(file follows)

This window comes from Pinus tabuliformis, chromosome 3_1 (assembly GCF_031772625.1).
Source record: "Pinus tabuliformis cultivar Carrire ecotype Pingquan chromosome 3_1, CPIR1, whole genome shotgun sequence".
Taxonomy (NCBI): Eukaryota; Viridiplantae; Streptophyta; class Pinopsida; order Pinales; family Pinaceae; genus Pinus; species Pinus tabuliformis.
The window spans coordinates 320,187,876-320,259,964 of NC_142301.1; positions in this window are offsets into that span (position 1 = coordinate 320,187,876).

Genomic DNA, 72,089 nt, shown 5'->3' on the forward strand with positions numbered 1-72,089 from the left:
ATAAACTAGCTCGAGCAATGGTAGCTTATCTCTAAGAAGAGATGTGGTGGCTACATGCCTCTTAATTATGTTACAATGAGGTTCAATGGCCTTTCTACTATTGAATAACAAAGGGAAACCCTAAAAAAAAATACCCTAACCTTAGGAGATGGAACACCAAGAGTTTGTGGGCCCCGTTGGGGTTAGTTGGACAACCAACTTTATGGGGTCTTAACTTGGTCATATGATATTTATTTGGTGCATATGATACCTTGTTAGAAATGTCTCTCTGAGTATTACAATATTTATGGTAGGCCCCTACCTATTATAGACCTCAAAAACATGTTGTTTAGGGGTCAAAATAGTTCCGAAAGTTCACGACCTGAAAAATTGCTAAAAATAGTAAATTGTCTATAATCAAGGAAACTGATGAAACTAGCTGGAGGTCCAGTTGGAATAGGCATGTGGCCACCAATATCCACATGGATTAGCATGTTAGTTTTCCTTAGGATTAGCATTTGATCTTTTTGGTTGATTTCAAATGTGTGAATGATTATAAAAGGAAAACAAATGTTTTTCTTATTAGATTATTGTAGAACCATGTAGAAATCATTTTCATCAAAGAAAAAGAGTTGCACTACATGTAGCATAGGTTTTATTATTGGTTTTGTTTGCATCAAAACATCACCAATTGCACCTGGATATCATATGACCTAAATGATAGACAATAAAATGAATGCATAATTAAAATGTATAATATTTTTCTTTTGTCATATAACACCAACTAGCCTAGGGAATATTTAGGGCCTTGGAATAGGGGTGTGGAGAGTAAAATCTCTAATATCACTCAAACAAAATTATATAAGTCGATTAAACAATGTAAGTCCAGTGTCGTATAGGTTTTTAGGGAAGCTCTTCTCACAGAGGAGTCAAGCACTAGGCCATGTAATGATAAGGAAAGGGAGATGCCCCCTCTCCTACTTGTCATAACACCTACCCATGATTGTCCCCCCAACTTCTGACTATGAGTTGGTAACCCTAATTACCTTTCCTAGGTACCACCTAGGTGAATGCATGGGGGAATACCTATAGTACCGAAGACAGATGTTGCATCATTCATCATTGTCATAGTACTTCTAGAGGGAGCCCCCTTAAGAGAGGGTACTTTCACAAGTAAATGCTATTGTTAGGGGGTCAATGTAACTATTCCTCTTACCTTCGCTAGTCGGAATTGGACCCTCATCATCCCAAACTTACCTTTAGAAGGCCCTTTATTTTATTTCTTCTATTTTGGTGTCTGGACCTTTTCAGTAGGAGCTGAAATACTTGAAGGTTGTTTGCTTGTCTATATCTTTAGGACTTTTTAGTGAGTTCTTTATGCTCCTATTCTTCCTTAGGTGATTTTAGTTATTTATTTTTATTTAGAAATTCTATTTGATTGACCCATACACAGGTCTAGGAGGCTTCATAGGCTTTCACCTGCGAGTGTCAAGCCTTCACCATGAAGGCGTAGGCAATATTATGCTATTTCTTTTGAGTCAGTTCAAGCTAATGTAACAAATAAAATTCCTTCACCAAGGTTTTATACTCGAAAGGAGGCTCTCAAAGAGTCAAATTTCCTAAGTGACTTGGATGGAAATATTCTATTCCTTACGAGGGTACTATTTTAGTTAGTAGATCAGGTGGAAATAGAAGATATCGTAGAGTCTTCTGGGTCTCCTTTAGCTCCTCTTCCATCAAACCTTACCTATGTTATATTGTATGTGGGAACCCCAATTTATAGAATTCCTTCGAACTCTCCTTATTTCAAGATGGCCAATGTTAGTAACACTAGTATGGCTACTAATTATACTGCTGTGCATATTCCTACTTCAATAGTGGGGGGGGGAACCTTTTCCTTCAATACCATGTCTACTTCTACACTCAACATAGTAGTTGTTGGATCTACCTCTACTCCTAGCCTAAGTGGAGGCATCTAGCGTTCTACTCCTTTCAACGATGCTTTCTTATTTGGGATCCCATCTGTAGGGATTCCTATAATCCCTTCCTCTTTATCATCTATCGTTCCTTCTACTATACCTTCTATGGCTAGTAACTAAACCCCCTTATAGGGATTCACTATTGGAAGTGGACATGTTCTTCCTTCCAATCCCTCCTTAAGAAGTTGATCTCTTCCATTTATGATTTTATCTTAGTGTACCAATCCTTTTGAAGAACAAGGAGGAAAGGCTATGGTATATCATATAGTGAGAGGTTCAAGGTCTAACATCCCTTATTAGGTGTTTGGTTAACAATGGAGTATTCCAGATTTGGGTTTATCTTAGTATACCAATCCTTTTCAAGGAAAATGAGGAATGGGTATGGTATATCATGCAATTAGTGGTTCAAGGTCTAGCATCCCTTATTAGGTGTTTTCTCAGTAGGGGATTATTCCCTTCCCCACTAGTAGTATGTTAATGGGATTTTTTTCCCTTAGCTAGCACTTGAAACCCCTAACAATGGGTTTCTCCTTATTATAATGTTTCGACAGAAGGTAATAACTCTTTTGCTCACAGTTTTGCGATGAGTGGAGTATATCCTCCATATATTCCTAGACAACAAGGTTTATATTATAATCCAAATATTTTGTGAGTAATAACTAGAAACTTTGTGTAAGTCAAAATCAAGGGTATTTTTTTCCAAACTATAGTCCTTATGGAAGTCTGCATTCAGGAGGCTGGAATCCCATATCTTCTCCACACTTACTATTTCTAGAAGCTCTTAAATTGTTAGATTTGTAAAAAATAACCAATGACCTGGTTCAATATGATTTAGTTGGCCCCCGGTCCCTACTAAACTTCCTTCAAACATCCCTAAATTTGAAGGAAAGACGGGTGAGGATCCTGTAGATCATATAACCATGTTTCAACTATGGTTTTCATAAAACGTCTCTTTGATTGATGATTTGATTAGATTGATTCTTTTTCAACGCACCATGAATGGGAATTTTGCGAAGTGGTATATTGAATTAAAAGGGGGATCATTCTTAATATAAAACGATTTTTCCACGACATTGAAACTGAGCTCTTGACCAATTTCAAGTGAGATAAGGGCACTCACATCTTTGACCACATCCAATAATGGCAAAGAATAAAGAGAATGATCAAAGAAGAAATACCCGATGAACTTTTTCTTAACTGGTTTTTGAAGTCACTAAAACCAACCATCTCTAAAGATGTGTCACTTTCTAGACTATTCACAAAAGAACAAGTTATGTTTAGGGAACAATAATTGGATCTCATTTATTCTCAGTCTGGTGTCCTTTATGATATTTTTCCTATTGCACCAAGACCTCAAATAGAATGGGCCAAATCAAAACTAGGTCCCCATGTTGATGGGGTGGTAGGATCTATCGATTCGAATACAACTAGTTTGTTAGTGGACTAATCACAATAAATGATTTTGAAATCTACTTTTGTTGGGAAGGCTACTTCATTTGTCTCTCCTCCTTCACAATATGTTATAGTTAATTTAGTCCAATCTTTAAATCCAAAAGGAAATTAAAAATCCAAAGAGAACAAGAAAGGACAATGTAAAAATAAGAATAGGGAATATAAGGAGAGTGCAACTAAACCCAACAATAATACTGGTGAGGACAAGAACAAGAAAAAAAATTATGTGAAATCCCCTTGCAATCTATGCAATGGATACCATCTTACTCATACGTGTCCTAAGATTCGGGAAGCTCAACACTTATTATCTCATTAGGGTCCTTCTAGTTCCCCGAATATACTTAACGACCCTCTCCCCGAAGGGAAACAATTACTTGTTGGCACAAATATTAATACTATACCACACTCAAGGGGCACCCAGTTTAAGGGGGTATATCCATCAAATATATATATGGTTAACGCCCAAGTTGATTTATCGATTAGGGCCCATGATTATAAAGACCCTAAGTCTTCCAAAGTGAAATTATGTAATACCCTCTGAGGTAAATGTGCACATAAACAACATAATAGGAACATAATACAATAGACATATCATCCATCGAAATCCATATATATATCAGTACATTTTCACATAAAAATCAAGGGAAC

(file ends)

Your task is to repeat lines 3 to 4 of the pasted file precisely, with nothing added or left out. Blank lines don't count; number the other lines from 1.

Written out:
Taxonomy (NCBI): Eukaryota; Viridiplantae; Streptophyta; class Pinopsida; order Pinales; family Pinaceae; genus Pinus; species Pinus tabuliformis.
The window spans coordinates 320,187,876-320,259,964 of NC_142301.1; positions in this window are offsets into that span (position 1 = coordinate 320,187,876).